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Old 09-12-2017, 10:15 AM   #1
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Water in your Bilge?

Hi All,

Being a new Trawler owner, I got the boat with water in the bilge and have talked to another owner who said he had water in his bilge for 16 years, never thought much of it. Our previous sailboat had the shower and the ice box drain directly into the bilge. I know boats with regular shaft packing drip also. It used to drive me crazy if I had water in the bilge in my sailboat. Discussion for the new guy? Thanks.

Dave
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Old 09-12-2017, 10:25 AM   #2
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I think knowing the cause is critical; that in turn can influence decisions for what to do about it, if anything.

We have seven bilge compartments. From bow to stern, 1-5 are internally connected, with dedicated bilge pump, and usually dry. The forward AC condensate is plumbed to the shower sump. (Mid-ships AC drains overboard.)

6 is the engine room, dedicated bilge pump, and usually dry (this with dripless seals).

7 is under the cockpit, dedicated pump, but the rod holders drain straight through... so that area under the fishbox/lazarette is often slightly wet.

If I have any water at all in bilges 1-6, it sets me off on the hunt to find out why and fix it.

Water in 7 doesn't really bother me too much; I usually know why it's there, how it got there, how much that pump will periodically evacuate, etc.

-Chris
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Old 09-12-2017, 10:41 AM   #3
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All my bilges are bone dry. Shower has Attwood plastic sump/pump and I have dripless shaft seal.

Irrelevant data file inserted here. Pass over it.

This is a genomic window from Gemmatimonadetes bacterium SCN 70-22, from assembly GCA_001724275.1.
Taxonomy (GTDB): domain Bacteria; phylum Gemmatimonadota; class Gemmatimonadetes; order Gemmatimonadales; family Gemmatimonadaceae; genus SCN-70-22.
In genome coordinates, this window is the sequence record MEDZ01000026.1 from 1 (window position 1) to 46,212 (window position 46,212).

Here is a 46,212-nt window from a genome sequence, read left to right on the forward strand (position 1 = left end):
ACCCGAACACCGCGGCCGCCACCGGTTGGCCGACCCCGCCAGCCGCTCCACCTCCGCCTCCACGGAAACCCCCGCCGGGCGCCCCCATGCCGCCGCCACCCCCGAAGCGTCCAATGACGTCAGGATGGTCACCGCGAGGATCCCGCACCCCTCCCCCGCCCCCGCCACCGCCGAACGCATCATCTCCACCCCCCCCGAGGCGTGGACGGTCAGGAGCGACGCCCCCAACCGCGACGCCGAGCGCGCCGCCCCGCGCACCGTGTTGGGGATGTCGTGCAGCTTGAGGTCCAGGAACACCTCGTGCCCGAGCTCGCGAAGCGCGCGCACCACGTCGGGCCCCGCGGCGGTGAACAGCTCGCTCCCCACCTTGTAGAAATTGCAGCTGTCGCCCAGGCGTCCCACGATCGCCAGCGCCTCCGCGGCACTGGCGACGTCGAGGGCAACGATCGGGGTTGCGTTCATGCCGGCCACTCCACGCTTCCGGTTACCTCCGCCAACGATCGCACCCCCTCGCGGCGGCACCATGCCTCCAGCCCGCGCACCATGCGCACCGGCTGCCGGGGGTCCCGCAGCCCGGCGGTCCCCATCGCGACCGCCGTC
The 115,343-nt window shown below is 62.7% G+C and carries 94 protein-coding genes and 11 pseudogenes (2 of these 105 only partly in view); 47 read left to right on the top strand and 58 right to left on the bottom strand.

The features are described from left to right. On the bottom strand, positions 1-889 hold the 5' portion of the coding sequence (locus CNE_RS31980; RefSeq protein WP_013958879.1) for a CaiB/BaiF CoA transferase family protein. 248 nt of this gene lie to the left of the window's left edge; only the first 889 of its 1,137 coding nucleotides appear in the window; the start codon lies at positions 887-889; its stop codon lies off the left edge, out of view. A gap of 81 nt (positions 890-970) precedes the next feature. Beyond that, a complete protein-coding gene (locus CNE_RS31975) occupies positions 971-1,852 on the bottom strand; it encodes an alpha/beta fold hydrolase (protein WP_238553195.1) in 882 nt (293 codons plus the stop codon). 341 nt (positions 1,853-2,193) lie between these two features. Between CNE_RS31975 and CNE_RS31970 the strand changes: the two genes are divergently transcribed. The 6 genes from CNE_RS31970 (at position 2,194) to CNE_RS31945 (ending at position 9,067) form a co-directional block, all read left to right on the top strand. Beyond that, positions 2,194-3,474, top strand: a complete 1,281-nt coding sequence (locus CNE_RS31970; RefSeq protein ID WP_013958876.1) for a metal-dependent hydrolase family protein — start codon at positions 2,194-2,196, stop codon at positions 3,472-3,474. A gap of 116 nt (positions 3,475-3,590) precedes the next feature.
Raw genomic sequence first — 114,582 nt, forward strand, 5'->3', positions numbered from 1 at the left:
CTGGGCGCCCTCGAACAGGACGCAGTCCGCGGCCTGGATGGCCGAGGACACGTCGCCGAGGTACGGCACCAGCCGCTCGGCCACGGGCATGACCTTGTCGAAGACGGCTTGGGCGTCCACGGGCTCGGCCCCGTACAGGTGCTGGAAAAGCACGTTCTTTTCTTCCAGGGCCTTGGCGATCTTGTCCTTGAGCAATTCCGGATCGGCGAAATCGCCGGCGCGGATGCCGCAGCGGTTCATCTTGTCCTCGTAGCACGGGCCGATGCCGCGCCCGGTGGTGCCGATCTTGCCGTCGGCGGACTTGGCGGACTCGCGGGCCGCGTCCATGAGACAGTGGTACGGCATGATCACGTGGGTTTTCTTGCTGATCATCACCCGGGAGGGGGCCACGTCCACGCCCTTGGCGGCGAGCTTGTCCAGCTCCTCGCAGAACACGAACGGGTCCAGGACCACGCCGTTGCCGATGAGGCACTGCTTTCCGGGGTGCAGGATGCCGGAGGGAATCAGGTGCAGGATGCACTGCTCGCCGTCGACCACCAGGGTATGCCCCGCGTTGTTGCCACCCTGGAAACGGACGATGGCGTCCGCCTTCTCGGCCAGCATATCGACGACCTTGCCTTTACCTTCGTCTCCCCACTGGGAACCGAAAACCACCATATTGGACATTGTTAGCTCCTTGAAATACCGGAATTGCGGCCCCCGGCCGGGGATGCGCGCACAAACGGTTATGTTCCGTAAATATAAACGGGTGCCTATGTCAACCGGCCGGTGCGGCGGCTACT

I like it that way - if there is any water, then, it is not supposed to be there.
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Old 09-12-2017, 12:07 PM   #4
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Dave
As stated by previous posters, dry bilges are a good thing to have, with any change then signaling an issue to deal with. Since this is a new boat for you, what said the surveyor?
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Old 09-12-2017, 12:18 PM   #5
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Dave - I have a dry bilge boat older boat (76) - except: on rare occasions, after a hard wind driven rain, fresh water will collect in the forward bilge pocket. Minor, an inch or less max. I apparently still have stanchion bases or other deck fittings that allow water leakage under particular wind/rain conditions. The way the forward area of the boat is constructed, there is space between the hull and the interior "skin." Result - leakage works its way down the interior face of the hull, doesn't touch the interior, and collects. Pumps out and dries out easily. So, it's "on the list" but not high priority.

I wonder if you may have something like that going on. I'd start with determining whether its salt or fresh water in the bilge.